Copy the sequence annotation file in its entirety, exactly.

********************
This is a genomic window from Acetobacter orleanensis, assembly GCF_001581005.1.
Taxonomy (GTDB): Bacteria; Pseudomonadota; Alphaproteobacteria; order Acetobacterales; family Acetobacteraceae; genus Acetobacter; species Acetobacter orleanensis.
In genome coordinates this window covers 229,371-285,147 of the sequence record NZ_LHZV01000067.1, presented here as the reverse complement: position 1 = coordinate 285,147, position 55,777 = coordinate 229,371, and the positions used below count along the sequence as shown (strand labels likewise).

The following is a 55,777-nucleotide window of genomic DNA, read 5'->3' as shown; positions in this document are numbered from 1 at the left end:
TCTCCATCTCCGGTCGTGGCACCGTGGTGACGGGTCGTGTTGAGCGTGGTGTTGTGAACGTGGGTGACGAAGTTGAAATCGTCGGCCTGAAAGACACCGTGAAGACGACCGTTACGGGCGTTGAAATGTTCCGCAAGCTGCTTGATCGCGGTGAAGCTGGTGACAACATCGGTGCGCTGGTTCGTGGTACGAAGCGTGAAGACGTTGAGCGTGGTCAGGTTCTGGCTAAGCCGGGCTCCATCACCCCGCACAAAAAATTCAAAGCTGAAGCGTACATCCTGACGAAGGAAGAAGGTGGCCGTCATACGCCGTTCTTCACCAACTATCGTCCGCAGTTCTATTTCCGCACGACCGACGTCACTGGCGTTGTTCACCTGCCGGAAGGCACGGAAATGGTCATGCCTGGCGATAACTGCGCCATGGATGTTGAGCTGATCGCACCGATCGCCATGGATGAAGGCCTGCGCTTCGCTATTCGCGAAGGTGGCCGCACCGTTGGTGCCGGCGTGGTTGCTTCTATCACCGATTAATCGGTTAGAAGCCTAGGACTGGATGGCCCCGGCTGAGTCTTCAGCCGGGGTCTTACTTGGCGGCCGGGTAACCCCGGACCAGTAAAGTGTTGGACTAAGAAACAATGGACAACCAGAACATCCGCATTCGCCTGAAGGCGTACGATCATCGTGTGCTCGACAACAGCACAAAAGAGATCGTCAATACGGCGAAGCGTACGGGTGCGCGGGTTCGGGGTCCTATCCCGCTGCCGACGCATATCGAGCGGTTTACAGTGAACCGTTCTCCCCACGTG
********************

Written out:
This is a genomic window from Acetobacter orleanensis, assembly GCF_001581005.1.
Taxonomy (GTDB): Bacteria; Pseudomonadota; Alphaproteobacteria; order Acetobacterales; family Acetobacteraceae; genus Acetobacter; species Acetobacter orleanensis.
In genome coordinates this window covers 229,371-285,147 of the sequence record NZ_LHZV01000067.1, presented here as the reverse complement: position 1 = coordinate 285,147, position 55,777 = coordinate 229,371, and the positions used below count along the sequence as shown (strand labels likewise).

The following is a 55,777-nucleotide window of genomic DNA, read 5'->3' as shown; positions in this document are numbered from 1 at the left end:
TCTCCATCTCCGGTCGTGGCACCGTGGTGACGGGTCGTGTTGAGCGTGGTGTTGTGAACGTGGGTGACGAAGTTGAAATCGTCGGCCTGAAAGACACCGTGAAGACGACCGTTACGGGCGTTGAAATGTTCCGCAAGCTGCTTGATCGCGGTGAAGCTGGTGACAACATCGGTGCGCTGGTTCGTGGTACGAAGCGTGAAGACGTTGAGCGTGGTCAGGTTCTGGCTAAGCCGGGCTCCATCACCCCGCACAAAAAATTCAAAGCTGAAGCGTACATCCTGACGAAGGAAGAAGGTGGCCGTCATACGCCGTTCTTCACCAACTATCGTCCGCAGTTCTATTTCCGCACGACCGACGTCACTGGCGTTGTTCACCTGCCGGAAGGCACGGAAATGGTCATGCCTGGCGATAACTGCGCCATGGATGTTGAGCTGATCGCACCGATCGCCATGGATGAAGGCCTGCGCTTCGCTATTCGCGAAGGTGGCCGCACCGTTGGTGCCGGCGTGGTTGCTTCTATCACCGATTAATCGGTTAGAAGCCTAGGACTGGATGGCCCCGGCTGAGTCTTCAGCCGGGGTCTTACTTGGCGGCCGGGTAACCCCGGACCAGTAAAGTGTTGGACTAAGAAACAATGGACAACCAGAACATCCGCATTCGCCTGAAGGCGTACGATCATCGTGTGCTCGACAACAGCACAAAAGAGATCGTCAATACGGCGAAGCGTACGGGTGCGCGGGTTCGGGGTCCTATCCCGCTGCCGACGCATATCGAGCGGTTTACAGTGAACCGTTCTCCCCACGTG